Hump Day is for Humping

No, this isn't about the caloric value of sexual intercourse or ways you can work it into your weekly training schedule. But don't lie to me and say you've never seriously considering wearing your heart rate monitor to bed.

New weekly column. Hump Day humping. We'll suggest a workout or two that's sure to make you tired, and maybe even a little faster when you're done.


This year I've been obsessed with the less is more approach to training. And nothing epitomizes this more than a good old high school style track workout. Now, I never did get a chance to compete for the Averill Park High School track team. I started one season of indoor track, because I heard the sophomore girls liked to do hallway repeats shod only in sports bra and racing flats. I was soon disappointed, and also asked to leave the team due to conflict with my one and only true love of skiing.

But, in recent months I've spent a lot of time at the Dartmouth track chasing male coeds around the grecian oval trying to find out how exactly they can stomach 65 second 400m repeats and still get out of bed the next day. The secret still eludes me.

A lite set of 400s, 800s, or 1000s at the track can do wonders for your foot speed and overal composure while running an all out 10k. They can also horribly maim you and ensure that you never run another day until the total hip replacement is perfected somewhere in Canada.

Take this workout with a grain of salt. If you don't run 1/4 mile repeats in a circle very often, it's really really hard on your outside hip to get started. Along with your hamstrings, metatarsals, and obliques too. Starting out you might want to take the first few weeks of track work slow and be sure to reverse direction on recovery laps to help your body stay in balance.

This is a mid-distance workout that's good for sprint tri, 5k and 10k runners. It's a pyramid scheme, and you're the ponzie if you hit these too hard to start.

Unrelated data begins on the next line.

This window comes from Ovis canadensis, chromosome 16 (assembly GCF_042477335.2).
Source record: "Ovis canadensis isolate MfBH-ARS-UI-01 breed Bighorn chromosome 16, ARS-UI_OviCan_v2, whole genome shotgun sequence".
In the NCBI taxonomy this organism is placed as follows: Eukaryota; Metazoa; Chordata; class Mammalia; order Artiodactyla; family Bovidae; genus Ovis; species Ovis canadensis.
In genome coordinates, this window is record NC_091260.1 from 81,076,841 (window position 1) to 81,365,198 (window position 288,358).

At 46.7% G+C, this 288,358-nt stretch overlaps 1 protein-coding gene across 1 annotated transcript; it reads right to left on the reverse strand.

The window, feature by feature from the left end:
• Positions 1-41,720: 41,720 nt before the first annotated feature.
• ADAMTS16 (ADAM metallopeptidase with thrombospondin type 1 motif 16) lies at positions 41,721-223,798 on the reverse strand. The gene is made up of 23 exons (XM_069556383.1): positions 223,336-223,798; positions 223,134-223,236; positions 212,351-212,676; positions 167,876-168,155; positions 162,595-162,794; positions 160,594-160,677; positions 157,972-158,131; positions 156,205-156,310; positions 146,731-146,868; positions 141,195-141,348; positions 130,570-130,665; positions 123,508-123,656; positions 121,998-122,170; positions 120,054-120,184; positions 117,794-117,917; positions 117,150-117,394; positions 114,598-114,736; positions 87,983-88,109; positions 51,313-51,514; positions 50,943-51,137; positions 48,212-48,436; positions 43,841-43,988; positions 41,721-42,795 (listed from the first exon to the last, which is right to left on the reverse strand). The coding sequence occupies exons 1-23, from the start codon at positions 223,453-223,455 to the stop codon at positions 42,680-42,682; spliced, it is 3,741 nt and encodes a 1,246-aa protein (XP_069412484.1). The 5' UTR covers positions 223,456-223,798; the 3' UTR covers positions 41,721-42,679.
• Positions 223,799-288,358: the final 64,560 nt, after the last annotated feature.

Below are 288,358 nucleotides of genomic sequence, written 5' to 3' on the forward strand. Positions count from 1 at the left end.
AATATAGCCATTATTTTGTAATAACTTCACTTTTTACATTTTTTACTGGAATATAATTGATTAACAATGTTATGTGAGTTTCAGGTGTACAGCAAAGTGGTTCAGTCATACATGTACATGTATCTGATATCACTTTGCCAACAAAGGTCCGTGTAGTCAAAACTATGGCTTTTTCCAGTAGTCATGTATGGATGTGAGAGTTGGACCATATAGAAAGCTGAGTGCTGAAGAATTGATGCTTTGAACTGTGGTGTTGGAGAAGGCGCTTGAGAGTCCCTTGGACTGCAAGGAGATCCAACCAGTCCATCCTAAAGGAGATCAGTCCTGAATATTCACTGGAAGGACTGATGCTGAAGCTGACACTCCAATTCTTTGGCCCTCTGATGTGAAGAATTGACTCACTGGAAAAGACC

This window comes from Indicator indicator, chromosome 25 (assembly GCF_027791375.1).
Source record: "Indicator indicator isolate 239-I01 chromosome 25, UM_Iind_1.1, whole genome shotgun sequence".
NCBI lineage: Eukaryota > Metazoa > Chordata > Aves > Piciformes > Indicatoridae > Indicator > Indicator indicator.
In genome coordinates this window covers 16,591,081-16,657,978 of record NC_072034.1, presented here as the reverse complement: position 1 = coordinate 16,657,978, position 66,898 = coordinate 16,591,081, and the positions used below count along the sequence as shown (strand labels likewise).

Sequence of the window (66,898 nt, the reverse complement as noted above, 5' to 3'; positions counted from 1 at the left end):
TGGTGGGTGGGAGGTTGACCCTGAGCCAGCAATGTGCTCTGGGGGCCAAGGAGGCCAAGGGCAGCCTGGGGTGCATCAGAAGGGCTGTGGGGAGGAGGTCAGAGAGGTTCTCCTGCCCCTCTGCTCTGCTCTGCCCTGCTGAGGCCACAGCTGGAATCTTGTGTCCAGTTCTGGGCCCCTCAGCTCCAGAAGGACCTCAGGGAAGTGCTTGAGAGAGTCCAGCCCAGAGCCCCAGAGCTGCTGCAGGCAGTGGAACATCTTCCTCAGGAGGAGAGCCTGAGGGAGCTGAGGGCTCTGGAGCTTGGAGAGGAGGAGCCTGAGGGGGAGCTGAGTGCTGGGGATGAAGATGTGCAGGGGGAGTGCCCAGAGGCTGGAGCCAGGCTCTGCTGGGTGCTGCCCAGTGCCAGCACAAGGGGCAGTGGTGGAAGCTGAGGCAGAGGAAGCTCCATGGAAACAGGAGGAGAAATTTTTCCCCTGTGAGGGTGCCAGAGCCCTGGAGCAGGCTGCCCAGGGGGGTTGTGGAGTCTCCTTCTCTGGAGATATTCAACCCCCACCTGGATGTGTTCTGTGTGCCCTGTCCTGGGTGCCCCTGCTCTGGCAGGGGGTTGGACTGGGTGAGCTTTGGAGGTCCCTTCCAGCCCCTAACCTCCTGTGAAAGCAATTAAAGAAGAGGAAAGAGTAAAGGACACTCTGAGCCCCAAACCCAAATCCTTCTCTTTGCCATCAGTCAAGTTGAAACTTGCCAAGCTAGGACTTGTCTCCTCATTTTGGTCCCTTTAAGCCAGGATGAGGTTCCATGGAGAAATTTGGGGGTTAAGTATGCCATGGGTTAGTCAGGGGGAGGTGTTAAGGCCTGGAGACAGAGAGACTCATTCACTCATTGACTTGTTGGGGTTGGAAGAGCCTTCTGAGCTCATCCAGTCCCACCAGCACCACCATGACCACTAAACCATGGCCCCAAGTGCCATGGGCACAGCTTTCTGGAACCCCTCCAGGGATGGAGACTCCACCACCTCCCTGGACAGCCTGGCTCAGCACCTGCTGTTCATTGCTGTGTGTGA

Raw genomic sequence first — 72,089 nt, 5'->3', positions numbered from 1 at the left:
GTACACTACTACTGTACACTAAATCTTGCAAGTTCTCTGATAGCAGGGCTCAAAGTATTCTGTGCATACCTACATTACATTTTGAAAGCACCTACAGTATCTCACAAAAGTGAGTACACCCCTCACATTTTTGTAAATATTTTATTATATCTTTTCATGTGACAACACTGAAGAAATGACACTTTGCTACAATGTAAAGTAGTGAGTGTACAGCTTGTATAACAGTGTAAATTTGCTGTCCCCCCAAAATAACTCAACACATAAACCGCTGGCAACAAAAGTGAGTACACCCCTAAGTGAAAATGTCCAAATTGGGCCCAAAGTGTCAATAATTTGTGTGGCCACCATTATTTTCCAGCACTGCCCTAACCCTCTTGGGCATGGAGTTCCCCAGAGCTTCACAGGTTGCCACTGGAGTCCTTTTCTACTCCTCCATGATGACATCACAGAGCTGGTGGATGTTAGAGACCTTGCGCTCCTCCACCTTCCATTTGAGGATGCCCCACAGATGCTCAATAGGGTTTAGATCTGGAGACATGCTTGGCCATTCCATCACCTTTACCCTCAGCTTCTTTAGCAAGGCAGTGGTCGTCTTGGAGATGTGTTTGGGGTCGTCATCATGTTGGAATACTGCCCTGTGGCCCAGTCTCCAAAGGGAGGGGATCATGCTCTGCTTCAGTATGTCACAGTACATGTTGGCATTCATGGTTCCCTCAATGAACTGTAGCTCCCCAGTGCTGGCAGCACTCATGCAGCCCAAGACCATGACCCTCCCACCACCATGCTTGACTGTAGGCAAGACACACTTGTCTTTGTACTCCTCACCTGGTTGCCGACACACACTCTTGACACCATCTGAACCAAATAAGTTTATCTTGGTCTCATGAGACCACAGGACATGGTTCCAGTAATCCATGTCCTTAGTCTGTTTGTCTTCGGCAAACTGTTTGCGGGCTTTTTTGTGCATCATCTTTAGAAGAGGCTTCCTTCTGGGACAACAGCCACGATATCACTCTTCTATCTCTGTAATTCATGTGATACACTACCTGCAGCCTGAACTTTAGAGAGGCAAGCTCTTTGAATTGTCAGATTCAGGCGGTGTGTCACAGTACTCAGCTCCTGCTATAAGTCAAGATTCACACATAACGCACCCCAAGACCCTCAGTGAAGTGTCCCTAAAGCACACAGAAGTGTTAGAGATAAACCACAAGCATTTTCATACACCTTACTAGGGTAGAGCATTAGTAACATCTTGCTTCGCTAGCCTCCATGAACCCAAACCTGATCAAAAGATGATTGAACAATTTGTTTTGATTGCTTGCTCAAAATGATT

Pace:
I-pace for all but the 1000. Run the 1000 at threshold pace. More on pace and the real Jack Daniels to follow in more Hump Day workouts, but pretty much I pace feels like your 5k race speed plus a little more.

Workout:
Warm up with 10 minutes of reverse running on the track. Then -

Main set:
200m, 400m, 600m, 800m (I-pace)
1000m (T-pace)
800m, 600m, 400m, 200m (I-pace)
Rest with a very low aerobic paced 400 between repeats

Skills set:
6-8 diagonal barefoot sprints across the grass in the middle of the track, building to top speed throughout.

Cool down:
10 minutes reverse running easy on the track

Modification: if this feels like a lot, skip out on the 600m I-pace and 1000 T-pace

And don't forget. Team Scrappy never ran in high school. So don't sue us, because we're definitely not experts. Oh yeah, and if it feels like this, you're doing it wrong.

2 comments:

  1. What are I-pace and T-pace?

    Also, I actually reverse direction from one repeat to the next. Hitting those turns hard, just isn't the same as hitting them EZ. I've found that hitting them hard from both directions keeps things balanced, and reduces the stress on that outside hip.

    Also, also... I would like to argue that if it feels like that picture you ARE doing it right. :-)

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  2. Good point on breaking in the legs. The more reverse time the better.

    I-pace is 98-100% of your max heart rate, or said differently, just a touch faster than you'd run a 5k. The goal here is to increase your oxygen uptake efficiency (improve VO2).

    T-pace is your threshold pace. It's 88-92% of HR For most runners, it's the pace you can maintain for a 5k. Elite runners (not team scrappy) can hold this for an hr or more.

    As to how I and T pace feel after the fact, better in than out, I always say.

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